• Acid fast bacteria- stain red

  • Non acid fast- stain blue or green

    • Depends on stain used- brilliant green or methylene blue

Giemsa stain
Giemsa stain

  • Used to detect spirochetes and ricketssiae

  • Demonstrates the capsule of Bacillus anthracis

Procedure for identifying bacteria
Procedure for Identifying Bacteria

  • Streak on Blood agar and MAC

  • Incubated 18-24 hours

  • Select colonies from BAP vs. MAC

    • MAC may inhibit some colonies

  • Gram stain

  • Differential media

Gram positive cocci
Gram Positive Cocci

  • Staphylococci

  • Steptococci

  • Micrococci

Catalase test
Catalase Test

  • Do when have a gram positive cocci and small gram positive bacilli (any gram positive colony)

  • Tests for the enzyme catalase, which acts on hydrogen peroxide to produce water and oxygen.

  • Place a small amount of an isolated colony from a blood agar plate on slide and a drop of catalase reagent (3% hydrogen peroxide).

  • Catalase positive- gas bubbles are produced

  • Catalase negative- no gas bubbles are produced

    • Do not transfer any blood agar with colony because may get a slightly positive reaction

Coagulase test
Coagulase Test

  • Do when have a catalase positive, Gram positive cocci

  • Some Staph species have an enzyme that coagulate plasma.

  • In general, the coagulase positive staph are more pathogenic

  • Staph aureus and Staph intermedius are coagulase positive

  • Staph epidermidis is coagulase negative

Tube coagulase test
Tube Coagulase test

  • Tube coagulase test- lypophilized plasma is placed in a test tube with a loopful of colony

    • Positive reaction- has clots after 4 hours

  • Slide coagulase test- loopful of colony is emulsified in a drop of saline. A drop of rabbit or human plasma is added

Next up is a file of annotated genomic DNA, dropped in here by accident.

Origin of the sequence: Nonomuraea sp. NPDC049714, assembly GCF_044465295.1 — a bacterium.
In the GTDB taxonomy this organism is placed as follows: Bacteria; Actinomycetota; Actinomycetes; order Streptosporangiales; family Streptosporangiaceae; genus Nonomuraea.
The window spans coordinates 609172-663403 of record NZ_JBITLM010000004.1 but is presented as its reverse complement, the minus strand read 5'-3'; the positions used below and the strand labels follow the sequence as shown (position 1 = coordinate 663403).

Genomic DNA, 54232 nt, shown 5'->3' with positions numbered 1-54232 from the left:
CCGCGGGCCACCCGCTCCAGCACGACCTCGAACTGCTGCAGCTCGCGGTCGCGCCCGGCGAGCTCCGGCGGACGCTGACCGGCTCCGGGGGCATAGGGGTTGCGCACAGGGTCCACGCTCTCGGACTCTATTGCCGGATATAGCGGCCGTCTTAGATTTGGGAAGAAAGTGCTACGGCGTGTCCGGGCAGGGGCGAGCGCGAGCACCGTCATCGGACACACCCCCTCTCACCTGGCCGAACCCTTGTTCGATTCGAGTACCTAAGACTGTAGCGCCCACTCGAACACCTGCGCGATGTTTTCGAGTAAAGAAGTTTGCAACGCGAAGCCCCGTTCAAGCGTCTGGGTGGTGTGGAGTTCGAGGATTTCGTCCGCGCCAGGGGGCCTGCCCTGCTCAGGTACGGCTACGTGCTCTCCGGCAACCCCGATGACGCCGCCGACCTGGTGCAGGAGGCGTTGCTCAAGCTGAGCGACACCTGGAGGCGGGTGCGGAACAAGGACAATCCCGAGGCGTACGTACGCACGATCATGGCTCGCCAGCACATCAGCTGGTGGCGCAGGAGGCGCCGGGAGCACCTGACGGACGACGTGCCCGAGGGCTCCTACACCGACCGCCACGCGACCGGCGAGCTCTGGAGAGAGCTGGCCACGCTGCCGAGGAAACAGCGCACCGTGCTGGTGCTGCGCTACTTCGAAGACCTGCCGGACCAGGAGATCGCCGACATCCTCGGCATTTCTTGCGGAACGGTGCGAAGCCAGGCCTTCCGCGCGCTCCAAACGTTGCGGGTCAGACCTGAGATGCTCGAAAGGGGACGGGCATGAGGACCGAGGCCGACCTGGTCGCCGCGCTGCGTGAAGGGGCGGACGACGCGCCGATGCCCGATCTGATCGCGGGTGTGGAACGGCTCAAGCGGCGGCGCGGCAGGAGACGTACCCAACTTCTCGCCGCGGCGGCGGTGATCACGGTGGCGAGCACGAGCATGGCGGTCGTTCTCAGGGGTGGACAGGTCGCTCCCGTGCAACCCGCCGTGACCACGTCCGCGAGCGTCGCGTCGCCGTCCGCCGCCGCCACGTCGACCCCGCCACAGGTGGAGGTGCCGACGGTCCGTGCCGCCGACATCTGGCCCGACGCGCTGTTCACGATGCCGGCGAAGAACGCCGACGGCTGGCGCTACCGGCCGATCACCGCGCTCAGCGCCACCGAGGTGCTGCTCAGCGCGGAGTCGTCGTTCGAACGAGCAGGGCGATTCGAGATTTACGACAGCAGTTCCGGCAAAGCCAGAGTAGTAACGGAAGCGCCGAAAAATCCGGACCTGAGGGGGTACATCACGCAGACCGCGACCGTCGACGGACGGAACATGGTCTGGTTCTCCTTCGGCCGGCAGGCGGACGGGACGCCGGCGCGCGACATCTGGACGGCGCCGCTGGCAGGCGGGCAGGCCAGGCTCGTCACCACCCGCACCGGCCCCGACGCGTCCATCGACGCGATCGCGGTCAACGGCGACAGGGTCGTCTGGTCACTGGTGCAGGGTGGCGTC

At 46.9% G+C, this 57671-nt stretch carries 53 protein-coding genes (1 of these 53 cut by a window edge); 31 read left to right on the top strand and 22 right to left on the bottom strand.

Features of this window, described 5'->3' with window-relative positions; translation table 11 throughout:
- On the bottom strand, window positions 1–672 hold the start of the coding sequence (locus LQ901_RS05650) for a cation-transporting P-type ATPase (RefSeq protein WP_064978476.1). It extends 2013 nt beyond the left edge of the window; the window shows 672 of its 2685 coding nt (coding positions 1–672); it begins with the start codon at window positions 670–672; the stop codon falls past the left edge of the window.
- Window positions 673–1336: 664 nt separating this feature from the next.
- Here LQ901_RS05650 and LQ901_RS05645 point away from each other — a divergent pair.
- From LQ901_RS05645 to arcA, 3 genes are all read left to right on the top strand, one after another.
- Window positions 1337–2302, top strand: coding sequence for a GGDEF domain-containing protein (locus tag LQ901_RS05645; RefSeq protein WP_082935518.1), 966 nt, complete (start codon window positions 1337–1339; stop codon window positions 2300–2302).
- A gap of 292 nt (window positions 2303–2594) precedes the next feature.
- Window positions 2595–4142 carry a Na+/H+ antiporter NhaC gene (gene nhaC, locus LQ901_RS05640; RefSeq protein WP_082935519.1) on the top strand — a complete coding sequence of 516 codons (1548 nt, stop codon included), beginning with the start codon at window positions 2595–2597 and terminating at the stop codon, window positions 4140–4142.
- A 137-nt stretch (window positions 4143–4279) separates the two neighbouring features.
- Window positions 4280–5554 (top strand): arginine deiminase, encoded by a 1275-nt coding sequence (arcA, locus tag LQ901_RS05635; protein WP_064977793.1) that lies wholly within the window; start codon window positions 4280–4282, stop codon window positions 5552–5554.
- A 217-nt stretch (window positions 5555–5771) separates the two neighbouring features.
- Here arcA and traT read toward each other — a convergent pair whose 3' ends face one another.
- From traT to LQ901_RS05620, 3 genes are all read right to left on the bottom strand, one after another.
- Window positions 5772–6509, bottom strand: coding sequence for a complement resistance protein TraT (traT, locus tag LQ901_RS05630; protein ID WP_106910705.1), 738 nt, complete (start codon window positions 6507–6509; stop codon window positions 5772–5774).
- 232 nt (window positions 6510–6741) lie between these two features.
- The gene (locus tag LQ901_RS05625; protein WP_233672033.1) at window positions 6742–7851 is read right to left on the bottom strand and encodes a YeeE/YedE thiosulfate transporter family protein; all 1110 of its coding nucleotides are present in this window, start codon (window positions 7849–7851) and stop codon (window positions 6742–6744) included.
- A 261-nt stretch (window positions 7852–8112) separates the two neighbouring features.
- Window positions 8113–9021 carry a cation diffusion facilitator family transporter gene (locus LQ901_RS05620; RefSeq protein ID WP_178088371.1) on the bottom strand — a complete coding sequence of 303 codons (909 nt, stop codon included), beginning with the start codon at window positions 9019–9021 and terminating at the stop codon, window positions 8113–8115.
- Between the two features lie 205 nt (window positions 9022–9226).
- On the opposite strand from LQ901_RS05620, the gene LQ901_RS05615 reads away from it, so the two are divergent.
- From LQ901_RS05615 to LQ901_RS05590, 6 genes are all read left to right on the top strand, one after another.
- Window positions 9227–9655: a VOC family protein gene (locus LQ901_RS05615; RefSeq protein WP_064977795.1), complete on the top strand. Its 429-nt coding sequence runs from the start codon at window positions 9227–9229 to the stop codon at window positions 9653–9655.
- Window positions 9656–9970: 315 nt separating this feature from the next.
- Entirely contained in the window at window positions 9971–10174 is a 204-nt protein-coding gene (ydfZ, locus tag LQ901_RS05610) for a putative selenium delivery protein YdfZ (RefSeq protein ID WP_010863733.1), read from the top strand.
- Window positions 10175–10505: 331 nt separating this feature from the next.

• Positive reaction- clumping in 5-20 seconds


  • Gram positive cocci

    • Staph aureus- often in grape-like clusters

  • Catalase test positive

  • +/- Coagulase positive

    • Staph aureus is coagulase positive

  • Staph aureus- abcesses, wound infections, mastitis

  • Staph epidermidis- usually non-pathogenic skin

  • Staph intermedius- Skin infections

  • Staph hyicus- greasy pig disease, exudative skin lesions


  • Gram positive cocci

    • Pairs- Strep penumoniae

    • Chains

  • Catalase negative

  • Note hemolysis in blood agar

  • Several strep species may be responsible for many illnesses including pneumonia, mastitis, septicemia, and enteritis.

  • Several strep species may cause neonatal septicemia, urinary infections, pneumonia

  • Strep fecalis- (enterococcus). Opportunistic pathogen found in the GI tract

  • Strep equi- Strangles (pus, abscesses, enlarged lymph nodes)

    • Other strep equi subgroups may cause mastitis, abortion and abscesses.

Gram negative cocci
Gram negative Cocci

  • Moraxella bovis- large gram negative cocci that resembles fat rods (coccobacillus)

    • Causes pink eye in cattle (Keratoconjunctivitis)

  • Neisseria spp. Often found in respiratory tract of many normal animals